(Bloomberg) -- Poland’s outgoing central bank chief warned that a chunk of the nation’s $105 billion of reserves would be needed to ensure financial-industry and market stability if plans to bail out foreign-currency mortgage holders go ahead.
Governor Marek Belka, whose six-year term ends this month, said a large-scale unwinding of the loans could sink the Polish currency and destabilize lenders, requiring “a significant part” of reserves to be channeled to banks or into liquidity-boosting swap deals. President Andrzej Duda is reworking plans to assist the nation’s 535,000 foreign-currency borrowers, whose loans are largely in Swiss francs, after Belka called his previous proposal “pure evil.”
“If there’s a wholesale resolution to the Swiss-loan problem, then banks will have to buy francs to close their currency positions, which will weaken the zloty if it’s done on the market,” Belka said Monday in an interview. Using central bank reserves will “of course be taken negatively by the markets, but on the other hand, ending the Swiss-loan issue wouldn’t be that bad for investors.”
Plans to convert foreign-currency loans to zloty have cast a shadow over Poland’s financial industry for more than a year, weakening bank valuations and blocking mergers. Belka said safely resolving the issue will be a priority for Adam Glapinski, his successor. Beyond that, Glapinski will inherit an economy growing at an annual clip of more than 3 percent, without inflationary pressure and boasting a trade surplus.
Poland is following other eastern European countries that moved to convert foreign-currency mortgages, which accumulated before the 2008 financial crisis as borrowers flocked to secure low interest rates. The zloty, eastern Europe’s worst-performing currency this year, lost half of its value against the Swiss franc in the past six years. The nation has 136.8 billion zloty ($35 billion) of Swiss loans.
Belka favors targeted relief for those in distress or a hands-off approach, saying borrowers are “generally doing fine” even after gains in the franc left many mortgage values higher than those of the underlying property. He warned the government, which won power last year pledging to bolster the state’s role in business and has since battled with the European Union over democratic standards, to avoid tinkering with the $545 billion economy.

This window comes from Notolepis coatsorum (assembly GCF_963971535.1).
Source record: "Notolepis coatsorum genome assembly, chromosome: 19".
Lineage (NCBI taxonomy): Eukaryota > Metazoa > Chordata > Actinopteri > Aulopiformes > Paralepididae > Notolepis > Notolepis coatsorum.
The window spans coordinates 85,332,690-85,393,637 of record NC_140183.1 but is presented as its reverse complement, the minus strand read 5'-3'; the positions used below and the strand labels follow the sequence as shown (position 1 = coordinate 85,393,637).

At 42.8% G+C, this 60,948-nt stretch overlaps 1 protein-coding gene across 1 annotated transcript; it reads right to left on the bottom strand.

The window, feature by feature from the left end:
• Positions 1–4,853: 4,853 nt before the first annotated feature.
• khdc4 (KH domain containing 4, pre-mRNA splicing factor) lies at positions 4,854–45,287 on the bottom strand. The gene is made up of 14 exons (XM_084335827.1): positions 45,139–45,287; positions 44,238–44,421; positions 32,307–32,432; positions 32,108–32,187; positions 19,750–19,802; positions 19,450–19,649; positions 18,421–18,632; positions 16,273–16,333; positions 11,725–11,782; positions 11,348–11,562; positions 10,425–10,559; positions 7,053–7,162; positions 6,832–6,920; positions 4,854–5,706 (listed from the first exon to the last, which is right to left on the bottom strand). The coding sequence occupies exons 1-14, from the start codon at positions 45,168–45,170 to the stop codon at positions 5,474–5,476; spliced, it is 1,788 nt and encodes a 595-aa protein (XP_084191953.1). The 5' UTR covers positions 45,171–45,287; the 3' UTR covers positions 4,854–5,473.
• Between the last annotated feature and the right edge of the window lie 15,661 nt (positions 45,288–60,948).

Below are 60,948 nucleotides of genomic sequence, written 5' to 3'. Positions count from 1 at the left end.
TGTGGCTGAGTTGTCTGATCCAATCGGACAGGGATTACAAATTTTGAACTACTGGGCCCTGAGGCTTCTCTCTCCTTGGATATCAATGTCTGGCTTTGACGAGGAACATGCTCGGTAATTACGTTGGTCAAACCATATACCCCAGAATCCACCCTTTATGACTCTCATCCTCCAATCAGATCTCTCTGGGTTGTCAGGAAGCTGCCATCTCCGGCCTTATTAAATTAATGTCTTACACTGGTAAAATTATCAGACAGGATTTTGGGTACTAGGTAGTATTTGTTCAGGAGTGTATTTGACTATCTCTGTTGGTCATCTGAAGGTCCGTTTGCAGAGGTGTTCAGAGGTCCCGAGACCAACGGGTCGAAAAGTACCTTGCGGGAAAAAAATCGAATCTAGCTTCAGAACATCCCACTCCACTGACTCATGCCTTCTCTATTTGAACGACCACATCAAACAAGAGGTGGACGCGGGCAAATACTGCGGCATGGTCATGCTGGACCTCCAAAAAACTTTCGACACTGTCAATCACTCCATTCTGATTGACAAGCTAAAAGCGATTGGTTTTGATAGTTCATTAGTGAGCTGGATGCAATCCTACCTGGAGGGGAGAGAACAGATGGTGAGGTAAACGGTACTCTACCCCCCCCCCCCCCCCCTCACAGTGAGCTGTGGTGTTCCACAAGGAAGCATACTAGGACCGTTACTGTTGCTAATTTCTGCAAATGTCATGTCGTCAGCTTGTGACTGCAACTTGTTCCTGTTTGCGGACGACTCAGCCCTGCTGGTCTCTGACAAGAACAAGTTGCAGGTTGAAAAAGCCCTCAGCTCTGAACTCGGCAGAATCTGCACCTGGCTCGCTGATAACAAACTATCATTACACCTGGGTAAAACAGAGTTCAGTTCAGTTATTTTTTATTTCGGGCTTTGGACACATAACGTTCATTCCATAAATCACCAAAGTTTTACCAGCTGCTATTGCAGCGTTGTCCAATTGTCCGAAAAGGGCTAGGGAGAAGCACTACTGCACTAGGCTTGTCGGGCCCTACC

“We’ll recall these times with nostalgia because there won’t be a better situation,” Belka said. “The Polish economy needs no fixing and my request to those in power is don’t make it worse.”
Belka estimated that Duda’s last plan may cost banks 44 billion zloty ($11 billion) and tip two-thirds of them into the red. The president’s team of advisers will meet next week to decide the “final shape” of the new legislation, Witold Modzelewski, Duda’s chief aide on the issue, told Bloomberg this week.
Political risks have helped push the WIGBank gauge of 15 Warsaw-listed lenders down by 26 percent in the past 12 months, compared with a 19 percent decline in the all-share WIG index, driving valuations to a price-to-book value ratio of 1 in January, the lowest since 2009. Nevertheless, Polish banks have relatively clean balance sheets, with only 6.3 percent of total loans registered as non-performing, including 3.5 percent of those in Swiss francs, according to central bank data compiled by Bloomberg.
Glapinski, himself a veteran central banker, said in April that resolving the issue “won’t be a disaster” and that the final shape of the legislation will be worked out “in dialog with the industry.” As Polish lenders face other headwinds, including the European Union’s highest taxes and record-low borrowing costs, regulators must help the industry, he said.
“My wishes for the next governor? Don’t fix what isn’t broken -- and Glapinski knows this well,” Belka said. “He faces a difficult situation and himself says that his most important task will be maintaining the stability of the banking sector.”
--With assistance from Maciej Onoszko To contact the reporters on this story: Wojciech Moskwa in Warsaw at email@example.com, Dorota Bartyzel in Warsaw at firstname.lastname@example.org, Marta Waldoch in Warsaw at email@example.com. To contact the editors responsible for this story: Balazs Penz at firstname.lastname@example.org, Simone Meier at email@example.com, Andrew Langley
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